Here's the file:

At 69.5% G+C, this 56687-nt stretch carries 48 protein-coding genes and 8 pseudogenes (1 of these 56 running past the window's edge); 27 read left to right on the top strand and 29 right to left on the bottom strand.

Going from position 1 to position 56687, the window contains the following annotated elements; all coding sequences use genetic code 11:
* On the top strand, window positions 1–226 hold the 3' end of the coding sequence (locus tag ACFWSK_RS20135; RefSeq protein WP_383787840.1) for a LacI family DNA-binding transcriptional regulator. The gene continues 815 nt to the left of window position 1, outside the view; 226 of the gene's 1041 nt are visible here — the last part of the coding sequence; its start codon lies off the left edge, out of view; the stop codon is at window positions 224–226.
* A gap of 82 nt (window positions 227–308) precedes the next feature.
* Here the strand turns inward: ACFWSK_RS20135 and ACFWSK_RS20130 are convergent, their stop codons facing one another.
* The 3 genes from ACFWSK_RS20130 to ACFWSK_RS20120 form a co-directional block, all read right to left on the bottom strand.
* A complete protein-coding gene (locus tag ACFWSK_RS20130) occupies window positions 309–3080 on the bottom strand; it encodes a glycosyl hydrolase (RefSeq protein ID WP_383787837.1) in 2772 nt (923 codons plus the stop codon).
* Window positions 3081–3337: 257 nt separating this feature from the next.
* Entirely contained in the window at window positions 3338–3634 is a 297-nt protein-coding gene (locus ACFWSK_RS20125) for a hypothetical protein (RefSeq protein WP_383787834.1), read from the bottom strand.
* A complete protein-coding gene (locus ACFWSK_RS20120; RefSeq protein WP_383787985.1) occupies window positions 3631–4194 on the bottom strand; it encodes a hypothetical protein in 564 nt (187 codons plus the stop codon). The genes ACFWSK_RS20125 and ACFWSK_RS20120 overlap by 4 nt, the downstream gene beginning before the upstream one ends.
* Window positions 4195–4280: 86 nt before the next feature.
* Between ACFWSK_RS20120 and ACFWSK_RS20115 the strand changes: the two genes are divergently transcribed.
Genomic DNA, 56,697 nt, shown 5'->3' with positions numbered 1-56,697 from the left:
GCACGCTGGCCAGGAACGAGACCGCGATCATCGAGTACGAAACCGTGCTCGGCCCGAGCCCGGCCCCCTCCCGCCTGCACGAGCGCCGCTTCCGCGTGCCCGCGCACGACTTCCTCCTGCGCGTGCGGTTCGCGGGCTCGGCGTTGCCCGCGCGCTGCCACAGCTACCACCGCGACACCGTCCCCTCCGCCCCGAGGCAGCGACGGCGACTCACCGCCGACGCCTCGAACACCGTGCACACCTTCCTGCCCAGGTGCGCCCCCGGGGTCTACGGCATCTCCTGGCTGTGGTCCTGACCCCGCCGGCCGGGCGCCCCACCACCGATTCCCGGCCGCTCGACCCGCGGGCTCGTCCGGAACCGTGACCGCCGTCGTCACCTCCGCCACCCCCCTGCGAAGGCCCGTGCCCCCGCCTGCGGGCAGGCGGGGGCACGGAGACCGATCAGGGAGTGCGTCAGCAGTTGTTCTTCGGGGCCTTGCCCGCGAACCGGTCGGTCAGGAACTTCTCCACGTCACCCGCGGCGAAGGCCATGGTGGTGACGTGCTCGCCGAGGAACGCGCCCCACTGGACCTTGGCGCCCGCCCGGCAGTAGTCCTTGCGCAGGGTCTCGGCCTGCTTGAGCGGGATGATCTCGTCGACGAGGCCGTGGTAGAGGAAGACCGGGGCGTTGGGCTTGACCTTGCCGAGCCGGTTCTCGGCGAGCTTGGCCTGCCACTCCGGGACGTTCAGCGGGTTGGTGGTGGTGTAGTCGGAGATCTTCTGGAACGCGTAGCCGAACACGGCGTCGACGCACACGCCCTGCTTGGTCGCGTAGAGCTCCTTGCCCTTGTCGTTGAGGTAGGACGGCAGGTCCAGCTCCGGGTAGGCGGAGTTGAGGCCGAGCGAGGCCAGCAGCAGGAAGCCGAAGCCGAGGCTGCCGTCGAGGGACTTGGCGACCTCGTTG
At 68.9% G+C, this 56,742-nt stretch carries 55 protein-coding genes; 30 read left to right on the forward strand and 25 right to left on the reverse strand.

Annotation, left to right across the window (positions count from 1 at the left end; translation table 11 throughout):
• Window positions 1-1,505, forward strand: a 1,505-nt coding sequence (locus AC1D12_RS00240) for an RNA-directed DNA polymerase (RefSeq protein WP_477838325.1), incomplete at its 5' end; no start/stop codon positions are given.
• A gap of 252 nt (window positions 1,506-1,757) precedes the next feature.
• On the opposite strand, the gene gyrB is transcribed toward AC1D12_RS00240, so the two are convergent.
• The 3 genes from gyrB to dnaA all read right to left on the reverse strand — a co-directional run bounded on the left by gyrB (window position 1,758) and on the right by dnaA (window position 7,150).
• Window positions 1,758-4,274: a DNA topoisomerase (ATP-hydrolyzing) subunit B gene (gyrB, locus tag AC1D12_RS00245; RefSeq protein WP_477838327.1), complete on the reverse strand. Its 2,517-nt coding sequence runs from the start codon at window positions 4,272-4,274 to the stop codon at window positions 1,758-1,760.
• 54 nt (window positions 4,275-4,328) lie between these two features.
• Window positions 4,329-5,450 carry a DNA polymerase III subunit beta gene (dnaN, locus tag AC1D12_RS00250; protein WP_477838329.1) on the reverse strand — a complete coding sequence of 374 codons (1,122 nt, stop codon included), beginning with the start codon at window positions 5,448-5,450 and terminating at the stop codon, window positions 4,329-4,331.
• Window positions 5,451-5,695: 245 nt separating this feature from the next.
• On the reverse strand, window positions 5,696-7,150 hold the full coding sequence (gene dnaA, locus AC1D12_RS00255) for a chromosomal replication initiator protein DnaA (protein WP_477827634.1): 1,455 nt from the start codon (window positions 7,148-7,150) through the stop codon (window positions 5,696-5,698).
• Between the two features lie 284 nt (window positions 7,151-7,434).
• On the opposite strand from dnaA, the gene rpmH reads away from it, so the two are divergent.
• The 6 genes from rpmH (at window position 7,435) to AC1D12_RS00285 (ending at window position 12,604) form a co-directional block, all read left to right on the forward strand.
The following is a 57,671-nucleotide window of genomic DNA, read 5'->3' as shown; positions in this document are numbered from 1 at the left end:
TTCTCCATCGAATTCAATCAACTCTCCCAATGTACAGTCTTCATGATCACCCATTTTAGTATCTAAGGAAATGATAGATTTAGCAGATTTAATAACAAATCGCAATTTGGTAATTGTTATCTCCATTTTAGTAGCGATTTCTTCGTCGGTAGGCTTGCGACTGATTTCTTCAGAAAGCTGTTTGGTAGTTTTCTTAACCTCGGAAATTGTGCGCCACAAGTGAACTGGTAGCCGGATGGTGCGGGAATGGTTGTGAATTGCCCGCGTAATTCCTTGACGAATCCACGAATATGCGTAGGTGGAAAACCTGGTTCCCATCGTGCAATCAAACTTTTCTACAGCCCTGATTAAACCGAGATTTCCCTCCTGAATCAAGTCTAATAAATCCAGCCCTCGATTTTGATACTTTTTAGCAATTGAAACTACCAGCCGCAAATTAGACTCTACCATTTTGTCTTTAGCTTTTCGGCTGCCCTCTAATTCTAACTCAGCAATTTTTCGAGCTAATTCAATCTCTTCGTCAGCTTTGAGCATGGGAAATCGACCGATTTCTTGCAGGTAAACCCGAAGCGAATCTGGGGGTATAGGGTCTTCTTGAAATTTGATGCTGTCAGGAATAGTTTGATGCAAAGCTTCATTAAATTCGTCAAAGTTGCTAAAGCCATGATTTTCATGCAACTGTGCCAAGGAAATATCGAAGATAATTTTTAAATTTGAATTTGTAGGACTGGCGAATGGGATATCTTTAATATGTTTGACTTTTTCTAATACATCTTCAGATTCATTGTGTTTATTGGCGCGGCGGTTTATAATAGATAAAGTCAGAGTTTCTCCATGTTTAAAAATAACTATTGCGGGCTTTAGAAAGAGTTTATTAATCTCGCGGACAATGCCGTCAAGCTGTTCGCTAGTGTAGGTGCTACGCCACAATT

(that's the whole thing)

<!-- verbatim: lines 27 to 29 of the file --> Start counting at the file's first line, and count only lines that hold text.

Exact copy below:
• On the opposite strand from dnaA, the gene rpmH reads away from it, so the two are divergent.
• The 6 genes from rpmH (at window position 7,435) to AC1D12_RS00285 (ending at window position 12,604) form a co-directional block, all read left to right on the forward strand.
The following is a 57,671-nucleotide window of genomic DNA, read 5'->3' as shown; positions in this document are numbered from 1 at the left end: